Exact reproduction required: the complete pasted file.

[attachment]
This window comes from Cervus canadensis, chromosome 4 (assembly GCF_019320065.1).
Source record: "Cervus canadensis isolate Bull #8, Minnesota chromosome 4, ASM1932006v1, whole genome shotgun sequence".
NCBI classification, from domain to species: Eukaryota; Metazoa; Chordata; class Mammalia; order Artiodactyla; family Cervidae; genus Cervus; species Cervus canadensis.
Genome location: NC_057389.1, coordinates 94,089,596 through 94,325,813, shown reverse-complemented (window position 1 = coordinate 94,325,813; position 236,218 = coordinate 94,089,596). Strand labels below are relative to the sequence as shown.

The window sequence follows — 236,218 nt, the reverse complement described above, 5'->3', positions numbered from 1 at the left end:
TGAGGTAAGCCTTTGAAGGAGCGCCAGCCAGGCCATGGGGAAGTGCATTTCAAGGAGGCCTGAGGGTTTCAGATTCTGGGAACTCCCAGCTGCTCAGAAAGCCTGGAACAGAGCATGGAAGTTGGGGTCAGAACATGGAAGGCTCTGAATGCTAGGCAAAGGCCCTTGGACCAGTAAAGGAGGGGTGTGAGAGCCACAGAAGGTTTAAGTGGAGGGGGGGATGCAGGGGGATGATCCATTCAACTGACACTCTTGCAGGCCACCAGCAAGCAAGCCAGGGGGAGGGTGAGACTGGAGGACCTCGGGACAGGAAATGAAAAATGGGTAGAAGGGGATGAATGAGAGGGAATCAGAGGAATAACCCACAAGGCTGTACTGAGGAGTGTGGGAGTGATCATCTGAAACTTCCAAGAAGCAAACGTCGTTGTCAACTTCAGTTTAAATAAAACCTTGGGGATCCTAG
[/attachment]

This window comes from Cervus canadensis, chromosome 4 (assembly GCF_019320065.1).
Source record: "Cervus canadensis isolate Bull #8, Minnesota chromosome 4, ASM1932006v1, whole genome shotgun sequence".
NCBI classification, from domain to species: Eukaryota; Metazoa; Chordata; class Mammalia; order Artiodactyla; family Cervidae; genus Cervus; species Cervus canadensis.
Genome location: NC_057389.1, coordinates 94,089,596 through 94,325,813, shown reverse-complemented (window position 1 = coordinate 94,325,813; position 236,218 = coordinate 94,089,596). Strand labels below are relative to the sequence as shown.

The window sequence follows — 236,218 nt, the reverse complement described above, 5'->3', positions numbered from 1 at the left end:
TGAGGTAAGCCTTTGAAGGAGCGCCAGCCAGGCCATGGGGAAGTGCATTTCAAGGAGGCCTGAGGGTTTCAGATTCTGGGAACTCCCAGCTGCTCAGAAAGCCTGGAACAGAGCATGGAAGTTGGGGTCAGAACATGGAAGGCTCTGAATGCTAGGCAAAGGCCCTTGGACCAGTAAAGGAGGGGTGTGAGAGCCACAGAAGGTTTAAGTGGAGGGGGGGATGCAGGGGGATGATCCATTCAACTGACACTCTTGCAGGCCACCAGCAAGCAAGCCAGGGGGAGGGTGAGACTGGAGGACCTCGGGACAGGAAATGAAAAATGGGTAGAAGGGGATGAATGAGAGGGAATCAGAGGAATAACCCACAAGGCTGTACTGAGGAGTGTGGGAGTGATCATCTGAAACTTCCAAGAAGCAAACGTCGTTGTCAACTTCAGTTTAAATAAAACCTTGGGGATCCTAG